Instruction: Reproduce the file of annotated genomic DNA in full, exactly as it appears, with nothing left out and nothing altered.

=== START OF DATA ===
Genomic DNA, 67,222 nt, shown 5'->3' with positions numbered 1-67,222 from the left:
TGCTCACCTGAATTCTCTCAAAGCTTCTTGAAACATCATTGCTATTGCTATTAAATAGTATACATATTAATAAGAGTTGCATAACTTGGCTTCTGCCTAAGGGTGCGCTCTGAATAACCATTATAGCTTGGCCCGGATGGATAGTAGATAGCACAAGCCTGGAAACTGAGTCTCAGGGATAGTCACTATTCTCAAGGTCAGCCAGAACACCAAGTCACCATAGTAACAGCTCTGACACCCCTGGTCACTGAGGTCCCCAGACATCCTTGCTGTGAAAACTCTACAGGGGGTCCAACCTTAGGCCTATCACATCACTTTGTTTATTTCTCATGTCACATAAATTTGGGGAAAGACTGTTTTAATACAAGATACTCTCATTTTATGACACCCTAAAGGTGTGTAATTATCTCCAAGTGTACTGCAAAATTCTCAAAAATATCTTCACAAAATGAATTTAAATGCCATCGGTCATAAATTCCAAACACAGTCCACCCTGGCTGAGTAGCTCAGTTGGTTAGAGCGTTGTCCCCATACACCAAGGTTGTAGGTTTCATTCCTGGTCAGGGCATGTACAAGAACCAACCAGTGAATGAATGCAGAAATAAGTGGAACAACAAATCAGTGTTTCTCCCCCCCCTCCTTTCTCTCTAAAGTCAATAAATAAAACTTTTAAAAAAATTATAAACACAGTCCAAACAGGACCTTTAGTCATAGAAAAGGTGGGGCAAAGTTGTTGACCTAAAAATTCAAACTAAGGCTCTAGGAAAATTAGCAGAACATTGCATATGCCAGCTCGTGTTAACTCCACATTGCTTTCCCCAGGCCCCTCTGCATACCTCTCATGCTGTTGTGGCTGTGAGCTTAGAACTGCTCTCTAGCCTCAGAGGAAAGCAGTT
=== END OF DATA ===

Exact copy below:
Genomic DNA, 67,222 nt, shown 5'->3' with positions numbered 1-67,222 from the left:
TGCTCACCTGAATTCTCTCAAAGCTTCTTGAAACATCATTGCTATTGCTATTAAATAGTATACATATTAATAAGAGTTGCATAACTTGGCTTCTGCCTAAGGGTGCGCTCTGAATAACCATTATAGCTTGGCCCGGATGGATAGTAGATAGCACAAGCCTGGAAACTGAGTCTCAGGGATAGTCACTATTCTCAAGGTCAGCCAGAACACCAAGTCACCATAGTAACAGCTCTGACACCCCTGGTCACTGAGGTCCCCAGACATCCTTGCTGTGAAAACTCTACAGGGGGTCCAACCTTAGGCCTATCACATCACTTTGTTTATTTCTCATGTCACATAAATTTGGGGAAAGACTGTTTTAATACAAGATACTCTCATTTTATGACACCCTAAAGGTGTGTAATTATCTCCAAGTGTACTGCAAAATTCTCAAAAATATCTTCACAAAATGAATTTAAATGCCATCGGTCATAAATTCCAAACACAGTCCACCCTGGCTGAGTAGCTCAGTTGGTTAGAGCGTTGTCCCCATACACCAAGGTTGTAGGTTTCATTCCTGGTCAGGGCATGTACAAGAACCAACCAGTGAATGAATGCAGAAATAAGTGGAACAACAAATCAGTGTTTCTCCCCCCCCTCCTTTCTCTCTAAAGTCAATAAATAAAACTTTTAAAAAAATTATAAACACAGTCCAAACAGGACCTTTAGTCATAGAAAAGGTGGGGCAAAGTTGTTGACCTAAAAATTCAAACTAAGGCTCTAGGAAAATTAGCAGAACATTGCATATGCCAGCTCGTGTTAACTCCACATTGCTTTCCCCAGGCCCCTCTGCATACCTCTCATGCTGTTGTGGCTGTGAGCTTAGAACTGCTCTCTAGCCTCAGAGGAAAGCAGTT